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Take Hurricane Preparedness Seriously, Now

Be ready when minutes count…

June 6, 2013
Kathleen Sebelius - U.S. Secretary of Health and Human Services , Maui Weekly

The devastation wrought by the recent powerful tornadoes in the Oklahoma City area is a tragic reminder of the importance of being prepared for severe weather of all kinds.

Preparing for these massive storms is vital to every family's health and well-being.

I urge you to make a plan to stay safe and protect your health as storms develop so you are ready when minutes count.

Article Photos

Guest Editorial
Kathleen Sebelius
U.S. Secretary of Health and Human Services

The following are steps you can take to keep you and your family safe:

Discuss with your family what you will do if you need to evacuate. Where will you meet? What will you take with you? How will you check in so that you'll know who is okay and who isn't?

Talk to your friends and family about your emergency plans. Establish family and friends as your lifelines, and talk about how you could help each other and communicate during and after a hurricane.

Make a plan for your pet if you must evacuate.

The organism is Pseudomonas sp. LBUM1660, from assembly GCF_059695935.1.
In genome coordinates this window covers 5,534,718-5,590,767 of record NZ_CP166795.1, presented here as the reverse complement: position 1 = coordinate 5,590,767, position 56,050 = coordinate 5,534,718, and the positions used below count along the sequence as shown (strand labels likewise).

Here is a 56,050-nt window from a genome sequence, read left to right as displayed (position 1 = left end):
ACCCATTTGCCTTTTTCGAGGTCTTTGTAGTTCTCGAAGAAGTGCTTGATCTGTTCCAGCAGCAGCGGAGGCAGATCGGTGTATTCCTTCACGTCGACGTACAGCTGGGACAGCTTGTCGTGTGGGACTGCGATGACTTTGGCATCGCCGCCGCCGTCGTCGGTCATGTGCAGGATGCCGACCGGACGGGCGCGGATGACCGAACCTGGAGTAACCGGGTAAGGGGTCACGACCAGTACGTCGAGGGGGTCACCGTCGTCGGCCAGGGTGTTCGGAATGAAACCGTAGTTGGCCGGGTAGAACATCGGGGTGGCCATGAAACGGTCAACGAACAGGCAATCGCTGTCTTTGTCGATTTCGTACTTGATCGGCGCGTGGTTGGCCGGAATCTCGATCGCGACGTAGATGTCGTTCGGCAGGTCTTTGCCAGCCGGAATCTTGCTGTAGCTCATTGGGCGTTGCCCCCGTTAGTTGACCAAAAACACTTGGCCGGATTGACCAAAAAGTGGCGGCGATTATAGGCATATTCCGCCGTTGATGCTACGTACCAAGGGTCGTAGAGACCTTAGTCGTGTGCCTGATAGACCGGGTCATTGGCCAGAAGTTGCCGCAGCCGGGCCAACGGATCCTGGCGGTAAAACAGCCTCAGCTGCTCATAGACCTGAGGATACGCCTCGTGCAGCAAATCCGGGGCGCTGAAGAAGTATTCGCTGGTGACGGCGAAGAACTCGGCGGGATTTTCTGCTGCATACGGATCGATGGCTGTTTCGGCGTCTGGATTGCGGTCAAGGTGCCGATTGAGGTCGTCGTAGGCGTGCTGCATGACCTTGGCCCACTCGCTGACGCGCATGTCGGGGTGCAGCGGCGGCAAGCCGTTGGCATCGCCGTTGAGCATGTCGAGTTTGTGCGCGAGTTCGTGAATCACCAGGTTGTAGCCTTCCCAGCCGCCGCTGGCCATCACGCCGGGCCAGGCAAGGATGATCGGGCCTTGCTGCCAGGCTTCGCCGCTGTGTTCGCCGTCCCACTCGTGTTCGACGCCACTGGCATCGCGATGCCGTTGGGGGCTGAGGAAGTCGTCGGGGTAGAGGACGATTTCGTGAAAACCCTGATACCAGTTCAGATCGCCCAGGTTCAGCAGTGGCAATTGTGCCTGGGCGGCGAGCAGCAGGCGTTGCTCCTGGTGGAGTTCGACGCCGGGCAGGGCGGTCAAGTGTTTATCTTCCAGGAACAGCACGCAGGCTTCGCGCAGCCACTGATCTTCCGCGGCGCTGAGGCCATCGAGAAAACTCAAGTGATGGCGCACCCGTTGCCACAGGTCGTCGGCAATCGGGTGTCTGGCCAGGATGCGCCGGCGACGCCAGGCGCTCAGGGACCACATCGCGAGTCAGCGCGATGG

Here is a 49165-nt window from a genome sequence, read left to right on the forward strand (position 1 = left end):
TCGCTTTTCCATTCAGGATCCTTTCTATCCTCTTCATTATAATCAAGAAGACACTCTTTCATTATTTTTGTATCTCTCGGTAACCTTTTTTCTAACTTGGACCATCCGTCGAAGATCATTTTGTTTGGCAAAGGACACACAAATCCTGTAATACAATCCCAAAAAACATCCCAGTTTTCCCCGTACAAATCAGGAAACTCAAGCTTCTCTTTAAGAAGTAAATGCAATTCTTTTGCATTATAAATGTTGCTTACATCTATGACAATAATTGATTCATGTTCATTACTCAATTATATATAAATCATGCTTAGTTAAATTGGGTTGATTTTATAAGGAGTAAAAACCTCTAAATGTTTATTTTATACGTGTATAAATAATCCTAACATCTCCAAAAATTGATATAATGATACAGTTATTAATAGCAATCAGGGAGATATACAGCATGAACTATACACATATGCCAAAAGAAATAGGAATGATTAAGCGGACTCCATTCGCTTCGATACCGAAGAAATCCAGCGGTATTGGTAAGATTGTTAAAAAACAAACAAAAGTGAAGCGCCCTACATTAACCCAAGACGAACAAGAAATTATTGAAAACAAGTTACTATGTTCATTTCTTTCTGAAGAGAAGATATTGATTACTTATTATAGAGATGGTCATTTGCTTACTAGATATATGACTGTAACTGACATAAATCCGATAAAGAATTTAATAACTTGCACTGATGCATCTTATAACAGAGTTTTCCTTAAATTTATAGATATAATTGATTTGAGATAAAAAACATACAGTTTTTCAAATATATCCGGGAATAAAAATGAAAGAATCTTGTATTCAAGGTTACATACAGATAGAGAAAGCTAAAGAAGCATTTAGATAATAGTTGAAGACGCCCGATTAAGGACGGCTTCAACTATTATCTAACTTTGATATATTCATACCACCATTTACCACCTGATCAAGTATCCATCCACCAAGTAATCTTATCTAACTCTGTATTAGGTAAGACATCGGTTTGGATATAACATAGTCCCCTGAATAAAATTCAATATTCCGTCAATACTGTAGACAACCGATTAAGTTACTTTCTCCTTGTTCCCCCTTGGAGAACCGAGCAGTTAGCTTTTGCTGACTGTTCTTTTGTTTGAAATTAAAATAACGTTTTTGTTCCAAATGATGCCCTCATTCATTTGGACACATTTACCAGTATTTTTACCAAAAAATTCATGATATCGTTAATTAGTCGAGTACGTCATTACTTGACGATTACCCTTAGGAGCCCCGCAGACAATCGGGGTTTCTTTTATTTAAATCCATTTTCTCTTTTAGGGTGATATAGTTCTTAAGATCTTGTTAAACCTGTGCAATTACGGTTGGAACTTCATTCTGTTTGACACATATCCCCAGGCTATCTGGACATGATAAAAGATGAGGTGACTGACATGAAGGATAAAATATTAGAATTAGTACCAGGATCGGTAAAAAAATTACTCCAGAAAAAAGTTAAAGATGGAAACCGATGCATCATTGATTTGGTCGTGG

Get backups for things you need every day.

Have a supply of clean drinking water on hand.

Have medication, a copy of your current prescription and medical records on hand. You can ask your doctor to print a copy for you, or save an electronic copy in the cloud or on an external hard drive or enter the information into a smart phone or tablet application.

If you use electricity to run medical equipment (like a nebulizer, oxygen concentrator, or ventilator) or to keep your medication refrigerated, invest in an independent power supply and a means to recharge batteries.

Make sure you know how to use a backup generator safely. Keep it outdoors and away from windows to prevent carbon monoxide poisoning.

Make sure to fully charge your cell phone or other mobile devices so you can communicate after a storm. Plan to text, email, or use social media to let everyone know you're okay so phone lines remain open for first responders.

If you know a storm is coming, follow the instructions of your local emergency officials. If they suggest evacuating, get out of harm's way.

For more information on how to stay safe and protect health in an emergency, visit: www.phe.gov/hurricanes, emergency.cdc.gov/preparedness, www.foodsafety.gov/keep/emergency/index.html, www.fda.gov/Drugs/EmergencyPreparedness/ucm085200.htm, www.Ready.gov and www.nhc.noaa.gov/prepare.

 
 

 

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